Jobs for Growth offers new evidence on the functioning of the labor market in Latin America and the Caribbean, that can be related to three main factors.
Despite the economic and social progress achieved during the last decade, in Latin America and the Caribbean jobs continue to be generally of low quality: 55% of jobs in the region are informal. Unemployment figures are low, but they hide a high degree of job rotation and transitions: the average tenure is 40% lower than in the OECD, and in Brazil, Argentina and Mexico, most workers who change jobs worsen their salary and benefits conditions. Furthermore, less than 8% of workers have received some type of on-the-job training during last years.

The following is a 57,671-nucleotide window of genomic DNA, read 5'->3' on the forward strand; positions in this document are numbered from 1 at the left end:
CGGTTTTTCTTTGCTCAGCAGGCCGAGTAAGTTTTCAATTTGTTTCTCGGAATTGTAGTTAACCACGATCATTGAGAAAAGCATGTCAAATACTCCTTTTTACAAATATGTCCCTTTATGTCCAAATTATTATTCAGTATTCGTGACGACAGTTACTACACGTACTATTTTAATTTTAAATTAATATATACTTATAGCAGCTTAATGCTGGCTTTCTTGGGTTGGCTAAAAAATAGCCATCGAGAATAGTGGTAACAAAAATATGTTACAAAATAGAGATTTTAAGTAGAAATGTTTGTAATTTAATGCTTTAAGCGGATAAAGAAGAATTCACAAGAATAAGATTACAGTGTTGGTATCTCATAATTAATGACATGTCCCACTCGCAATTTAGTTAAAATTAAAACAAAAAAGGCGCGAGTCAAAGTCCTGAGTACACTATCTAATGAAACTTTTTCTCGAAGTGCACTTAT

Most workers in the region are worried about losing their jobs
Compared to the OECD, the average productivity is low and has been growing modestly (only 26.6% since 1990) relative to Asia, North America and Western Europe. Without significant changes, GDP growth rates expected for the coming years won’t be able to sustain progress on poverty reduction and equity.
In the region, factors like labor instability, low investment in workers’ human capital, informality and low productivity seem to reinforce each other, such that millions of workers end up falling into a poverty and inequality trap, with little access to economic opportunities. This vicious cycle can be related to three main factors.
The book reveals that, in Latin America andt the Caribbean, the cost of formality is high relative to productivity, and it accounts for more than 39% of the GDP per worker. Only the minimum wage and other labor costs are already 50% higher than the average costs for OECD countries.
To redress this situation, Jobs for growth offers a menu of policy options.
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